Dear churches looking for pastors and other staff — sometimes the most convenient choice is not the best choice. This coming from someone who has been the convenient choice. Bruce Reyes-Chow, Moderator of the 218th General Assembly, PCUSA
Now the Lord said to Abram, ‘Go from your country and your kindred and your father’s house to the land that I will show you. I will make of you a great nation, and I will bless you, and make your name great, so that you will be a blessing. Genesis 12:1,2
In the 21st Century Church, we are all about permission-giving and getting out of the way so that God can do what God does. It’s often been considered a clear sign when something is so easy: the painless process, the unmistakable clarity, the obvious decision. I’m a big fan of getting out of the way when everything is right.
But I’m also aware that we can confuse what’s right for what’s easy.
- “It’s easy to call our Transitional Pastor to become our Called Pastor since we already know her and like her.”
- “It’s easy to call our ready-to-be-ordained Director of Education to become our Pastor of Education because he wants to be here, the parents like him, the kids like him.”
- “It’s easy to contract with the retired pastor who lives across the street to help us with pastoral care because . . . he lives across the street.”
In all those situations, the easy solutions could in fact be the best choices. Or they could be the wrong choices but we are too tired to dig deep and figure out what our congregation really needs and if – in fact – there’s a call.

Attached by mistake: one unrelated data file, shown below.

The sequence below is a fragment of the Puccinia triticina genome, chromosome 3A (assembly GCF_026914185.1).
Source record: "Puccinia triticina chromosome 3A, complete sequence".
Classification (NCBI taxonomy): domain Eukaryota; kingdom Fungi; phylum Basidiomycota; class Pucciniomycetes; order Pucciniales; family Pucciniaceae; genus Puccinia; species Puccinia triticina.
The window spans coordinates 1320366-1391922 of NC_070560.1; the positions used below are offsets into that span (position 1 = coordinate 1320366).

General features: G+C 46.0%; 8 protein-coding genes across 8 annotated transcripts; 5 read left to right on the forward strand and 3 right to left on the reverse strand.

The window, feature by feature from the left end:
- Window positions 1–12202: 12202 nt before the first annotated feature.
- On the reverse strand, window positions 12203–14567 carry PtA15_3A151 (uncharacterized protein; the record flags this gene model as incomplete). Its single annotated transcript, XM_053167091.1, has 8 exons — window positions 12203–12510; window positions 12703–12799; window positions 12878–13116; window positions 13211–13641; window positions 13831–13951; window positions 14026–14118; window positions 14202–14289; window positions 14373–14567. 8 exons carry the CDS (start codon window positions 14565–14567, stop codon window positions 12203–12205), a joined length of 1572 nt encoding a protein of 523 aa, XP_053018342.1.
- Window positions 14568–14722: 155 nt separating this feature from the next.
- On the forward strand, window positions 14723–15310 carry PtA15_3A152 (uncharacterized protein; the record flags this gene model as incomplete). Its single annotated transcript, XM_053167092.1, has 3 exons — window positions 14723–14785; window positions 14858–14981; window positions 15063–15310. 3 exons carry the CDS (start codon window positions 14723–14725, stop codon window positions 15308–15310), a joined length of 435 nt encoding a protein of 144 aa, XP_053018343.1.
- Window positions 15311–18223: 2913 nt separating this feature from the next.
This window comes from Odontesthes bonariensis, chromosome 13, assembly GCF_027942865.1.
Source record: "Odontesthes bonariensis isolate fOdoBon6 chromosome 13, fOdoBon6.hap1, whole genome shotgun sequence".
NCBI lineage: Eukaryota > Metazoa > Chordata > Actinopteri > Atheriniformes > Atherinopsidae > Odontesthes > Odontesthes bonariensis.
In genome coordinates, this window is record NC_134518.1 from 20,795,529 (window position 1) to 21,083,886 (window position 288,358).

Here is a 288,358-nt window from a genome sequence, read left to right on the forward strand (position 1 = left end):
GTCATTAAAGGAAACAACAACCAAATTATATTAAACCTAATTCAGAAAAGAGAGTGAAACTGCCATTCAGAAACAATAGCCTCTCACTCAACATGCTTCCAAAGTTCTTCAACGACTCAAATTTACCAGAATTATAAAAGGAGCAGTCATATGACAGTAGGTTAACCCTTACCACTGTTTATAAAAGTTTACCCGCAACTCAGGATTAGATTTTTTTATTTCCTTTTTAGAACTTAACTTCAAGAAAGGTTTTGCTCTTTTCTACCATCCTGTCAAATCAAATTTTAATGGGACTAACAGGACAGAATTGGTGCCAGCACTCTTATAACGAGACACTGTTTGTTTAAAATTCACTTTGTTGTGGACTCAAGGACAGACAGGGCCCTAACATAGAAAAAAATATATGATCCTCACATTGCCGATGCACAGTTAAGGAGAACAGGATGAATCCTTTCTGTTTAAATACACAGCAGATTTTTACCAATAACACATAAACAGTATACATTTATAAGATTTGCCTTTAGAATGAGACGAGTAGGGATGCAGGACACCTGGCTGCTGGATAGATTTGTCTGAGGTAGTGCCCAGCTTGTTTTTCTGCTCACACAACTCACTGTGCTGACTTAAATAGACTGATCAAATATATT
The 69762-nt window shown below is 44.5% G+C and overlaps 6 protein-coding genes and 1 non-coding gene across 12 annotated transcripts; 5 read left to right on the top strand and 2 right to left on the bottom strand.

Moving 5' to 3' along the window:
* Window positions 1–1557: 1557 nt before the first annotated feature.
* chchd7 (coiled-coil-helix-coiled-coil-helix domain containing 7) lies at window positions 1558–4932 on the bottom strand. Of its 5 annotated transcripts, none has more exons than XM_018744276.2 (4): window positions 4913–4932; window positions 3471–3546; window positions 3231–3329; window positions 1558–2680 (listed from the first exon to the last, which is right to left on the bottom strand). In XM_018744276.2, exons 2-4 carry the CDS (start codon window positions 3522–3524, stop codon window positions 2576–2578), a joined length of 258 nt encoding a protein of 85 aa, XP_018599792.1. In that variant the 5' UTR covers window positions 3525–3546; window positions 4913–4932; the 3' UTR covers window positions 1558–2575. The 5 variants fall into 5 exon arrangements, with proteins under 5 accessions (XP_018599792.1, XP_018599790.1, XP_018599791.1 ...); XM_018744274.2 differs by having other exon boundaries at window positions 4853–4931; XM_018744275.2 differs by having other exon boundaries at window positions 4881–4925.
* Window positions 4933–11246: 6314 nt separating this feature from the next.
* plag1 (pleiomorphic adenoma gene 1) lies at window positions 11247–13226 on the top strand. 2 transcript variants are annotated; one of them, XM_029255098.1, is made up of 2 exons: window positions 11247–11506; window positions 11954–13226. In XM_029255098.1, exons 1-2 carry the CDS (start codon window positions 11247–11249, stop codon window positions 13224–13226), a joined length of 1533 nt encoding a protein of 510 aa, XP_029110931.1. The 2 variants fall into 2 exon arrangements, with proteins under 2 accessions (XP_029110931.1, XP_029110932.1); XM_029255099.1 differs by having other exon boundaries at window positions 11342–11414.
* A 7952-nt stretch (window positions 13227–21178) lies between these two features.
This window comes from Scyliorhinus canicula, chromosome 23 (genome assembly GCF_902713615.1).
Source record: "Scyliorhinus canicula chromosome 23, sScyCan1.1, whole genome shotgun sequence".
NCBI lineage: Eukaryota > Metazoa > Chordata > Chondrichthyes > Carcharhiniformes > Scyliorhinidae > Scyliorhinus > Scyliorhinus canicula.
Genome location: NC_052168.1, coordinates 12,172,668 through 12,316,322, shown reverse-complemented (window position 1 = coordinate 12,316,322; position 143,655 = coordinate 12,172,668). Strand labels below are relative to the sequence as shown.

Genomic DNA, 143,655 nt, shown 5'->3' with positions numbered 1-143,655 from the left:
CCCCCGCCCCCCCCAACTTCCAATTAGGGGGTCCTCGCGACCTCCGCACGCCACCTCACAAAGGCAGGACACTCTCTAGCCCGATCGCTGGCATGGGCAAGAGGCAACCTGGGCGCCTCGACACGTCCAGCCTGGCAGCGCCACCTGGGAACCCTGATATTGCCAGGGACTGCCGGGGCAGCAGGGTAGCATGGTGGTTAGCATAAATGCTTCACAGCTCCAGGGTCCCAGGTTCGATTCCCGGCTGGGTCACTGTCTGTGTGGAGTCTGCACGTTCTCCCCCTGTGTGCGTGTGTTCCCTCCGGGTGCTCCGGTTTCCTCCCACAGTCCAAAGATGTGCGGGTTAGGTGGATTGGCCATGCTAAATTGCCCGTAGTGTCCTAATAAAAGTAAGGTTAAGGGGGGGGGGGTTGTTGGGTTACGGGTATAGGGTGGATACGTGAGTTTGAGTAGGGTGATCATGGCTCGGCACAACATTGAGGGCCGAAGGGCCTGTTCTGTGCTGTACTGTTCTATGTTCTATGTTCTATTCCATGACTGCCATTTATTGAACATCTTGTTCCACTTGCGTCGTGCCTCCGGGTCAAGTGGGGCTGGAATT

I increasingly experience people who are limiting their calls for the sake of convenience. Note: some of us are tied to a specific geographic location because of family considerations: the spouse whose job is based here and only here, the grandparent who is on the cusp of eternity, the child who finally has the right oncologist.
I would ask those who say that they cannot move to ask themselves:
- Is it that we can’t move or that we really like our house and our lives here?
- Is it that we can’t move or that we don’t want to move farther away from our grown kids or our parents?
- Is it that we can’t move or that we basically hate the thought of moving?
Again, some of us truly cannot move. But I have special admiration for those who channel their inner Abram: The Texans who move to Michigan. The Mainers who accept calls to Arizona. The Pacific Northwesterners who follow God’s call to Florida. Only God moves people to leave everything they’ve ever known and become strangers in a strange land.
It’s so much easier to accept a call that doesn’t require that much transition.
Image of The Ziggurat in Ur near modern day Nasiriya, Iraq – the birth place of Abram.